Singapore Destination Guide
Singapore, lah! This modern city-state is small in stature but packs a punch on the holiday front, with a magnetic urban environment and old-world Asian charm. The four official languages of Singapore reflect its diversity: English, Chinese, Malay and Tamil. It's a little cultural microcosm of Asia. There are more than five million in this city state – which includes 63 islands – at the tip of the Malay Peninsula. Yet, the streets are clean, the buildings gleam and traffic jams are non-existent. More than 50 per cent of its area is parks and this 'garden city' is known for its top shopping and fine food. When the bright lights of Marina Bay come calling, there’s little sense in resisting the lure of one of Asia’s most glamorous cities.
Dance the night away at…
- Zouk: Singapore’s world-famous nightclub
- Avalon: one of Marina Bay’s hottest venues
- Butter Factory: for the young/young-at-heart
Boasting plenty of high-quality restaurants, trendy new nightclubs and a stunning water-lined location, there’s so much to see and do in Singapore you won’t know where to start! The landscaped, cage-free Singapore Zoo is a premier attraction, famed as one of the prettiest zoos in the world. Those visitors who don't have the zoo on their list of things to do in Singapore may well be planning to shop. Orchard Road is comparable with New York's Fifth Avenue or Tokyo's Ginza when it comes to retail therapy. Universal Studios Singapore, the Botanic Gardens, Singapore Zoo and Sentosa Island, ensure there’s no shortage of familiar sights to enjoy in the ever-changing Lion City.
Sample the sights from…
- Singapore Flyer (bird’s-eye aerial views)
- Botanic Gardens (the city’s green lungs)
- Singapore Zoo (for a unique Night Safari)
Singapore does more than a 'Singapore Sling', but the iconic tipple should still find a plus on your must-try list. Singapore restaurants are famed for their fare. A blend of Malay, Chinese, Indian and Western influences make for gastronomic treats. Being a maritime city, Singapore also does seafood well and its most famous dish is probably chilli crab. You can find Michelin-starred tapas at 'Esquina', and a fun crowd at The Cufflink Club, while fine dining at a modest price can be enjoyed at The Clan Restaurant. If you want to try a bit of everything cheaply under one roof, your best bet is to find a 'hawker centre', where you can get a hearty meal for a few dollars. Be sure to try the Tian Chicken Rice at Maxwell Food Centre!
Treat your tastebuds to…
- Kaya toast and eggs from a kopitiam
- Tasty hawker food at Maxwell Road
- Chilli crab cooked Singaporean style
There's always a high season here, so booking Singapore accommodation well in advance is advisable. The high turnover of business guests means this can be a tough town if you're looking for budget properties, but they do exist; primarily in Little India, Bugis and Clarke Quay. Mid-range hotels cluster near the western end of the Singapore River and you'll find a few boutique properties in Chinatown and Tanjong Pagar too. The most choice exists at the luxury end of the spectrum – anyone who's anyone has heard of Raffles Hotel. If you're on a romantic break or are looking for a family-friendly resort, you might like to try Sentosa Island.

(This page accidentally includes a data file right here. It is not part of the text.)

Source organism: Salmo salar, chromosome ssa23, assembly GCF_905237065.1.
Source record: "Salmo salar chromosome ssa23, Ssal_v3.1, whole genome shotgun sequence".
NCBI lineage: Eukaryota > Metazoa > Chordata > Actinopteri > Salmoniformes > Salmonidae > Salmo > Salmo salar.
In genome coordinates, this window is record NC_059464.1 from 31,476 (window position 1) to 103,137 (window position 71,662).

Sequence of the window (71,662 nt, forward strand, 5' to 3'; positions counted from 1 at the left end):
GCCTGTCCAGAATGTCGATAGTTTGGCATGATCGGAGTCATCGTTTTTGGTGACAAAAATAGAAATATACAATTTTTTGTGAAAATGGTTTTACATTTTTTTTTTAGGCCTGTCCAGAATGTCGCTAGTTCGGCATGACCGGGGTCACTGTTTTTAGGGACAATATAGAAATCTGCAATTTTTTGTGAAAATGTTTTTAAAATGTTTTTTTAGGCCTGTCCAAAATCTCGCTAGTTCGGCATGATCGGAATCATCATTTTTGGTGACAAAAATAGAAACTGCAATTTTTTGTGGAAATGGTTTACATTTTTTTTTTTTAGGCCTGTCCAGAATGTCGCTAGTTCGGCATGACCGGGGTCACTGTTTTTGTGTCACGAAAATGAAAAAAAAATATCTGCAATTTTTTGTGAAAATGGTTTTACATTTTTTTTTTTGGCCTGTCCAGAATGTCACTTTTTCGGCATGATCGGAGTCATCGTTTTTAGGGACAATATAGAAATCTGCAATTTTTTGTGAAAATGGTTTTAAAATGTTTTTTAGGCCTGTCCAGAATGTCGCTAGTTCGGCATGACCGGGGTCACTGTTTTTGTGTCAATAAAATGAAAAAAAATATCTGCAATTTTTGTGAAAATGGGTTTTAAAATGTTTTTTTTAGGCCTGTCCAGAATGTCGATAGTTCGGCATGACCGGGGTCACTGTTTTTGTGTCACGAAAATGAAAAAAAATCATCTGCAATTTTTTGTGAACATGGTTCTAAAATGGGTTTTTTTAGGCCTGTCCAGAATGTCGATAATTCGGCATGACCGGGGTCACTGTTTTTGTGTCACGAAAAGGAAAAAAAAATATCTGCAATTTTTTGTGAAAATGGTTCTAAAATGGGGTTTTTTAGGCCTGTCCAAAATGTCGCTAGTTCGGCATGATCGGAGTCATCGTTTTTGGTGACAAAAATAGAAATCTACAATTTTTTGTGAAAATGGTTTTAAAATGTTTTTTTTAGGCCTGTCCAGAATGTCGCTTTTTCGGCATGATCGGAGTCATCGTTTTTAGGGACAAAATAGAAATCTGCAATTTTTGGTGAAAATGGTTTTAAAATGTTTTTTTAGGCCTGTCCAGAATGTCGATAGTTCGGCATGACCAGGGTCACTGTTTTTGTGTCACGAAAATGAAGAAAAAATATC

What's not to buy here? Shopping in Singapore is almost a national pastime. Ann Siang Road is a designer fashion hub saturated with patisseries and niche bookshops. Little India draws a mixed crowd (and includes the shopping hot spot Mustafa Centre), while Singapore's Chinatown is one of Asia's most dynamic. For a choice of more than 300 high fashion stores and restaurants, ION Orchard is where it's at. Haji Lane is a vintage-lover's dream, but the mother of all Singapore shopping is to be had on Orchard Road – a meticulously landscaped 2.2-kilometres of six department stores, 22 malls and close to 5,000 brands.
Stuff your suitcase with souvenirs from…
- Orchard Road’s boutique stores
- Tiny backstreet shops in Chinatown
- Hip fashion boutiques on Haji Lane
Singapore like a Local
Singapore events pop up throughout the year, so consider timing your trip to celebrate with the locals. Marina Bay lights up for the annual Singapore Formula One Grand Prix, while the Singapore Food Festival tempts epicureans with its delectable delights. If you're invited to a Singaporean's home, be sure to take off your shoes before entering. When choosing an appropriate gift, keep in mind that white flowers are usually reserved for funerals and clocks also bear bad symbolic connotations. Most Singaporeans speak more than one language, but you will find Mandarin the most widely spoken.